Investigators are now following the progress of plaques in some patients as part of the study. The test is being used in clinical trials at hospitals in the U.S. and Australia but is not yet available to the general public.

Sense of Direction

A study published in August 2017 says losing the ability to navigate could be another early sign of Alzheimer’s.

In the study, researchers showed patients a route and asked them to reproduce it while remembering turns and places.

“These assessments have included real-world navigation tasks out on the street or in hospital corridors and also using virtual environments -- computer mock-ups of real world environments,” says Scott Moffat, PhD, who co-authored the paper. He is an associate professor in the school of psychology at the Georgia Institute of Technology in Atlanta.

“In Alzheimer’s disease, ‘wandering’ or ‘getting lost’ is a common feature and complaint of patients and caregivers alike,” he says. “So one reason why we think navigation may be affected early in aging and dementia is because we can observe it behaviorally.”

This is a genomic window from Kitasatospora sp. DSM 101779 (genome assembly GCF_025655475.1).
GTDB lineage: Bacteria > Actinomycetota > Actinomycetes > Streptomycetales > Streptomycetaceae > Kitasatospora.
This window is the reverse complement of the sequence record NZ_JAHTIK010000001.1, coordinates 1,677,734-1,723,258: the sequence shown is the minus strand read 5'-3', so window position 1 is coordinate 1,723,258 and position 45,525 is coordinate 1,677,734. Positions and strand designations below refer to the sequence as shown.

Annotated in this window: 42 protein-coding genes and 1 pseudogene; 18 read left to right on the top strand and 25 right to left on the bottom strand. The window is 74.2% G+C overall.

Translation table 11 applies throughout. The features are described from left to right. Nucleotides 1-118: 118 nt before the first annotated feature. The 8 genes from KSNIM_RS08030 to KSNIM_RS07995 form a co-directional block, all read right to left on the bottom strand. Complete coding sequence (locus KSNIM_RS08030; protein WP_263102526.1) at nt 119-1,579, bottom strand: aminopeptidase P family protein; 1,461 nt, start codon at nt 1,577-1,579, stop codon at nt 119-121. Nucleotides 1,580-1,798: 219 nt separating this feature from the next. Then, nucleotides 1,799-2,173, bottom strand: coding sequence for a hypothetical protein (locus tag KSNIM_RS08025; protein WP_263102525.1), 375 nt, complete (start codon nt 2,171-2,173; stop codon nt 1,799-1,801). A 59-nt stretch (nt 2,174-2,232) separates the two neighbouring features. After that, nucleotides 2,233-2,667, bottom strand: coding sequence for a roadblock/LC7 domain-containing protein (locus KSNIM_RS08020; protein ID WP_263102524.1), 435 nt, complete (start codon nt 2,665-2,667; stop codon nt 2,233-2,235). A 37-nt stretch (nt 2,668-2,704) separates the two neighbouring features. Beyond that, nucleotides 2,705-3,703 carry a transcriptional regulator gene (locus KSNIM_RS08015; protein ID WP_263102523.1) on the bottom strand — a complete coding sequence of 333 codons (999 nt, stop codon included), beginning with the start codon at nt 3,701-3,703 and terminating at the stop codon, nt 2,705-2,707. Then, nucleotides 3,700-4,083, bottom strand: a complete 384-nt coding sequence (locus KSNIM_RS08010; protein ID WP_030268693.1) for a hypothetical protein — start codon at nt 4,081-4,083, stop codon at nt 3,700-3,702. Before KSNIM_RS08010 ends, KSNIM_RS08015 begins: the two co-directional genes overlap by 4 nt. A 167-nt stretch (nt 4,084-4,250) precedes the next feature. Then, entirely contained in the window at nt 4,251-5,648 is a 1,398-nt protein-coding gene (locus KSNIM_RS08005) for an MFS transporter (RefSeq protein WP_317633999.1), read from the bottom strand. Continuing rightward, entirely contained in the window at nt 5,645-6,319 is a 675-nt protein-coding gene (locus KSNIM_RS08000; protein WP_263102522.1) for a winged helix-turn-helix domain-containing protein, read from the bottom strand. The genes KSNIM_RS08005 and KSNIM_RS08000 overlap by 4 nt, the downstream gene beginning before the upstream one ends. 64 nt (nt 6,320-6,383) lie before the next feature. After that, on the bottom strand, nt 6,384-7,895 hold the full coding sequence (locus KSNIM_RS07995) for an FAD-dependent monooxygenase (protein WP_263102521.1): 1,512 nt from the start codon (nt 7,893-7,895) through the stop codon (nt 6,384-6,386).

Moffat says there is a second reason, too.

“In the future, we think that navigation assessment may become a good early marker for Alzheimer’s disease because it depends on the same brain systems that are most affected in Alzheimer’s disease,” he explains.

Navigation could also be used to test how well drugs and behavioral treatments are working, he says. The downsides of navigation assessment, researchers say, are a lack of one standard test to find out how well someone can navigate and that those skills vary a lot between people.

From Smelling … to Speech

Testing the sense of smell by identifying and naming odors might also give an early warning sign of progressing to Alzheimer’s disease. Researchers at McGill University in Montreal tested older people thought to be more likely to get Alzheimer’s disease either because a parent or several siblings had been diagnosed with it.